Materials and Methods

Ethics Statement

All procedures performed on subjects were reviewed and approved by the Institutional Review Board of the University of Texas Medical Branch, Galveston under protocol number 05-245 prior to engaging in the research.

Participants

Participants were 1,512 Hispanic women between 18 and 55 years of age (M = 30.32, SD = 8.42). Thirty-seven percent (n = 557) were U.S. born, fifty-five percent (n = 832) were born in Mexico, seven percent (n = 104) were born in Central America, and one percent (n = 23) were born elsewhere (Argentina, Peru, Venezuela, Ecuador, Puerto Rico, Dominican Republic, Columbia). One woman did not report her birth country. Fifty percent (n = 754) of participants reported an annual household income<$15,000, 48% (n = 732) were married, 48% (n = 730) reported less than a high school education, and 54% (n = 816) did not work outside the home (Table 1). On average, participants had given birth to 2.2±1.36 children (n = 1,500, range = 0–9). The median population size of the sample's city of residence was 62,721 (n = 1,436). Eight percent (n = 127) of participants lived in government-subsidized housing.

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Table 1. Sampling characteristics by recycling behavior (Yes/No) (N = 1,512).

https://doi.org/10.1371/journal.pone.0034469.t001

Procedures

Data for the present study were collected between June 1, 2006 and November 9, 2007 as part of an ongoing study addressing cancer prevention. Hispanic, non-Hispanic black and non-Hispanic white women between 18 and 55 years of age who were outpatients in one of four Regional Maternal and Child Health Program (RMCHP) clinics in southeast Texas were screened for eligibility for the main study. Pregnant women, women with a diagnosis of cervical cancer, women who were under the age of 18 or over the age of 55, or who were unable to understand English or Spanish were excluded from participation. If a woman preferred for any reason (including inability to read or write) to have assistance with the survey, the bilingual research assistant that recruited the woman read the survey aloud to the participant and either marked her responses for her, or allowed her to mark her own answers. During the recruitment period captured in the present study, approximately 80% of those meeting eligibility criteria agreed to participate and provided written informed consent for the study. Women were reimbursed $5 for their time.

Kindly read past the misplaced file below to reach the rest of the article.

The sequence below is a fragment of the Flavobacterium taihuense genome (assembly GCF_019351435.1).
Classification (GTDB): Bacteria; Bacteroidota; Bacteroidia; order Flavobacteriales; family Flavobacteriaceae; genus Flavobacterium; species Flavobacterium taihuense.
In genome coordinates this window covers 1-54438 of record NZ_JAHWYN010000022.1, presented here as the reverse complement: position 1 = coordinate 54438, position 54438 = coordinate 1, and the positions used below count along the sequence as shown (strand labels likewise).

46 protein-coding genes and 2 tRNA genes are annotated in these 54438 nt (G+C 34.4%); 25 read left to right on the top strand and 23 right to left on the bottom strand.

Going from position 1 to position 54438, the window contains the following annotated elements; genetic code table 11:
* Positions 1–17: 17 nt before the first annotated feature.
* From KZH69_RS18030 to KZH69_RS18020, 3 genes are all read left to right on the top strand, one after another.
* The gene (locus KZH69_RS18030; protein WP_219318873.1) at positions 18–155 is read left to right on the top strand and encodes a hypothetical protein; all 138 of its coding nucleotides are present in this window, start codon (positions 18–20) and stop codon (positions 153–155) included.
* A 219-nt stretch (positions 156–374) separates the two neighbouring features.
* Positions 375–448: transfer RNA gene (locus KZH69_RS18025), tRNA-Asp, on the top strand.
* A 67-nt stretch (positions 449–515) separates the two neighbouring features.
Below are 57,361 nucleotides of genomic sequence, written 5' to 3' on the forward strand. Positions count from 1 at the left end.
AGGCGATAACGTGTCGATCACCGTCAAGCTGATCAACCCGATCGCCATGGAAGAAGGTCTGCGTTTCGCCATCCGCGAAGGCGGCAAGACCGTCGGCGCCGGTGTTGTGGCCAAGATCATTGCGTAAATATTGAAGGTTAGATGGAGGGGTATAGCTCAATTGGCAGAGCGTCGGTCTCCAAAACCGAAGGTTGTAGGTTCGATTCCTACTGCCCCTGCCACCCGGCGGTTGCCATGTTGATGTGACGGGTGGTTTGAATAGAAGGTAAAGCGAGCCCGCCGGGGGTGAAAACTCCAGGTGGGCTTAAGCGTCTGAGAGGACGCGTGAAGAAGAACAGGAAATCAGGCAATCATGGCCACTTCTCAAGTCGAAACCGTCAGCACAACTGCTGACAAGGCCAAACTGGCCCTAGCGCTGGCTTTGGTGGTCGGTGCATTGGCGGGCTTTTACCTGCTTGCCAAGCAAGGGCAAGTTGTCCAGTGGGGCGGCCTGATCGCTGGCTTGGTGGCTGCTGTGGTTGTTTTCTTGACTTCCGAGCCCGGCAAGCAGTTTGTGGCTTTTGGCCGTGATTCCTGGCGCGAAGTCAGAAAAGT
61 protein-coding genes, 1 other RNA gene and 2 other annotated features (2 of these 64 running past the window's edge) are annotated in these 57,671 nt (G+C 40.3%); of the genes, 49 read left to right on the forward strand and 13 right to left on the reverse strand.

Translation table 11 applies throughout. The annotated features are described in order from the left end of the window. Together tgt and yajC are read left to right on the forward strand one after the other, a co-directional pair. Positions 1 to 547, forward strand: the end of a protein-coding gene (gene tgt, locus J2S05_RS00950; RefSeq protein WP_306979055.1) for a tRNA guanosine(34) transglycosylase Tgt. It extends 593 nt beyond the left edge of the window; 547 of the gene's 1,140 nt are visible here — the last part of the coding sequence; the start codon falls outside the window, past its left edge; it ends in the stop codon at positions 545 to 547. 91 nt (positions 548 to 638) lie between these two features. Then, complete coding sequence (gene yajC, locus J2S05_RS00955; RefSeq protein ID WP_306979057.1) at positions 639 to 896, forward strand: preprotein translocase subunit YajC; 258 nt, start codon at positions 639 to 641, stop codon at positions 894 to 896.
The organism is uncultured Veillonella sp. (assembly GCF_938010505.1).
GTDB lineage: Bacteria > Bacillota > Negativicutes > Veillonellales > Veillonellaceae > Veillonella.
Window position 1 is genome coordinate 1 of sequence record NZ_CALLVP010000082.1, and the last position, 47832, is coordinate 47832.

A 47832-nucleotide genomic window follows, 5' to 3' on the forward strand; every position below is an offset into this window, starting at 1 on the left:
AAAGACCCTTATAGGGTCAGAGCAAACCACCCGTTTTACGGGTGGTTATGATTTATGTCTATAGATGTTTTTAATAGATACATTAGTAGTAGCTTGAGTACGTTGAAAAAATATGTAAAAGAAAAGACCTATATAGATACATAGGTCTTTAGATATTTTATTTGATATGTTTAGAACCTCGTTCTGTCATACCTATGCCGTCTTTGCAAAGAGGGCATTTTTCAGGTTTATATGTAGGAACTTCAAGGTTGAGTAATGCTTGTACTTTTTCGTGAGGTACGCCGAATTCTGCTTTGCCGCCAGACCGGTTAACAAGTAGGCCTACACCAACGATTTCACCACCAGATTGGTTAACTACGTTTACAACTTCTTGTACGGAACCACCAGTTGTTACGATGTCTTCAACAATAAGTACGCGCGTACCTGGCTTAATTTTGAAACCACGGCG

As part of a comprehensive baseline survey assessing a variety of voluntary behaviors, participants completed a demographic questionnaire and answered several items addressing their knowledge, beliefs and behaviors related to recycling. Participants also completed measures assessing their acculturation and socially desirable response tendencies. Paper and pencil surveys were self-administered and available in English and Spanish. Survey items for which established Spanish translations were unavailable were translated from English to Spanish by a native speaker of Spanish and back-translated by a Spanish–English bilingual individual who possessed knowledge of language nuances typical of Spanish that is spoken in Texas or Mexico. For those items for which an established Spanish translation was available (i.e., for the acculturation measure), the established translation was used. Data from a total of 2,580 women were available on recycling behavior; for this study, secondary data analyses were conducted on the Hispanic subsample which responded to all four recycling questions (N = 1,512).

Measures